After the legislative elections in October 2014, the newly appointed government launched a Ministry of Information Policy. The nongovernmental organisation, Reporters Without Borders, criticised the ministry for being a “ministry of truth” (Bohlin & Stålberg, 2023, p. 47), to which President Petro Poroshenko is quoted to have replied: “I’m sure that the war, which is being conducted against Ukraine today, is being fought on all the fronts, including the information one. The main function of this ministry, as far as I see it and as I have been informed, is to carry out external actions to stop the aggressor’s attacks on Ukraine. I’m sure that today, the promotion of truth about Ukraine in the world is a function not only for a government’s ministry but for all of us” (Interfax-Ukraine, 2014).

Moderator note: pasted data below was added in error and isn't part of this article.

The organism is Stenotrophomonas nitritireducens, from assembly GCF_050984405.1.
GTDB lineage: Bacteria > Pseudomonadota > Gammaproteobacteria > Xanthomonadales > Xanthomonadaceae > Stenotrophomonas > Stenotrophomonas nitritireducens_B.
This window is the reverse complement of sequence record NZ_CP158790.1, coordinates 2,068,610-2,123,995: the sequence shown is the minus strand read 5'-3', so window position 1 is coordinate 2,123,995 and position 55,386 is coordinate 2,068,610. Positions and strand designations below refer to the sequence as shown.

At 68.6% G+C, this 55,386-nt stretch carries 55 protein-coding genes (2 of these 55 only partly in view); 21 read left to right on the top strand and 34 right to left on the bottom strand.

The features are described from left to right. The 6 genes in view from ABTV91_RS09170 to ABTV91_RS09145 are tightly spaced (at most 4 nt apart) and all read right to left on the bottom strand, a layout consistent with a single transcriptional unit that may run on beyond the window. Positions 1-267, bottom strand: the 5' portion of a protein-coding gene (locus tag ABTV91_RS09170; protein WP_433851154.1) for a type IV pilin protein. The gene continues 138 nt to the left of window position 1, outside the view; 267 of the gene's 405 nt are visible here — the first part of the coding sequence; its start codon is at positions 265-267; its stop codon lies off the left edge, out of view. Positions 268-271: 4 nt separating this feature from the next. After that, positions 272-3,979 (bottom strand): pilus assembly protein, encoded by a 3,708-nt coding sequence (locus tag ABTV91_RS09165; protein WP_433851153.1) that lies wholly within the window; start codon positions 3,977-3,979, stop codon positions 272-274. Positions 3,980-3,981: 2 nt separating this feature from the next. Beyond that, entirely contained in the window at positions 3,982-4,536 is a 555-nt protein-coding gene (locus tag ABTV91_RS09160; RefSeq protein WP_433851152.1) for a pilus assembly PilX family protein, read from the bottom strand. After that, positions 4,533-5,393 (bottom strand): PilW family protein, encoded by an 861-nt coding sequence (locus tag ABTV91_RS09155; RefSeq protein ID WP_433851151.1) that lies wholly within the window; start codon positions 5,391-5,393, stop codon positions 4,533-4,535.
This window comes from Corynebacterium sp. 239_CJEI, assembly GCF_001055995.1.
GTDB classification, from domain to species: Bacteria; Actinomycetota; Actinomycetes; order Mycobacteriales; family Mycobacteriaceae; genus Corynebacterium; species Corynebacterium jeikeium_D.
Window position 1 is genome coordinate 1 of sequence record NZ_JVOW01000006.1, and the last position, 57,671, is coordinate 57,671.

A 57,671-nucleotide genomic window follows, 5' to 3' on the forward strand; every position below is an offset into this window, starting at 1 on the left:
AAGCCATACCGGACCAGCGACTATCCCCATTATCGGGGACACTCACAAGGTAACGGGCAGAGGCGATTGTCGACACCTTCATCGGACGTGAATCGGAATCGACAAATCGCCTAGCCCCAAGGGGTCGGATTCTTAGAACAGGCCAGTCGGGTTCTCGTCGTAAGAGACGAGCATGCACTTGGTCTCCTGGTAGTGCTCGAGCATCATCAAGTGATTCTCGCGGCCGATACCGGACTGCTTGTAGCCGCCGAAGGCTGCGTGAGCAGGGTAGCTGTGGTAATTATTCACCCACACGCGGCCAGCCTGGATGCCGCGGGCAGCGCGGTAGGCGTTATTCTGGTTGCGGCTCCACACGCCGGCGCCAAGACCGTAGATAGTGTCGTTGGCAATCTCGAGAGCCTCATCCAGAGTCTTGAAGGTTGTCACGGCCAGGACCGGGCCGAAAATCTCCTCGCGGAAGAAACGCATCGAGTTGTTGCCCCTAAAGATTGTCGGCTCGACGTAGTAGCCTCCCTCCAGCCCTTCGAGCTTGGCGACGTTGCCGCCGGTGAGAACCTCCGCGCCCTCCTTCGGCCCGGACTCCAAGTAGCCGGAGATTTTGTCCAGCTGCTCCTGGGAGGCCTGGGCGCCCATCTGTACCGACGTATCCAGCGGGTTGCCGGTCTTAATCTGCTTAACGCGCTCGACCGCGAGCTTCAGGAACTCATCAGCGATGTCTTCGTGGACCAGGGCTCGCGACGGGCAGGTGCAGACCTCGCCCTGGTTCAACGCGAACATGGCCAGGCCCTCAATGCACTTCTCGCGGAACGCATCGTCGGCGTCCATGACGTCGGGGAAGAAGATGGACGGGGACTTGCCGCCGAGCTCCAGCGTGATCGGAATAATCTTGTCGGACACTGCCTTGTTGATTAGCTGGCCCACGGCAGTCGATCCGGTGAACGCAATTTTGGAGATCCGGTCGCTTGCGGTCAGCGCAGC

Several governmental institutions adjusted and adapted their communications strategies, policies, and doctrine in the following years. For example, the Ministries of Culture, Defence, and Foreign Affairs developed capabilities and know-how in their communication with domestic and international audiences (Bohlin & Stålberg, 2023, p. 48). At the time, the Armed Forces of Ukraine were facing significant challenges in terms of communication. There was a lack of trust from the public. Old Soviet military thought still influenced parts of the Armed Forces, and significant difficulties were experienced on the battlefield in eastern Ukraine. These factors combined to hamper their effectiveness and ability to adapt strategically, and they realised that domestic public relations (PR) and offensive communications against the adversary required modernisation (Ekman and Nilsson, 2022, p. 39–40, 64–65).

The ensuing work by government agencies was carried out by, among other things, studying how other countries approached the issue of strategic communications (e.g., Syvak, 2019) and through the direct support of NATO and EU countries (McMurdo, 2022).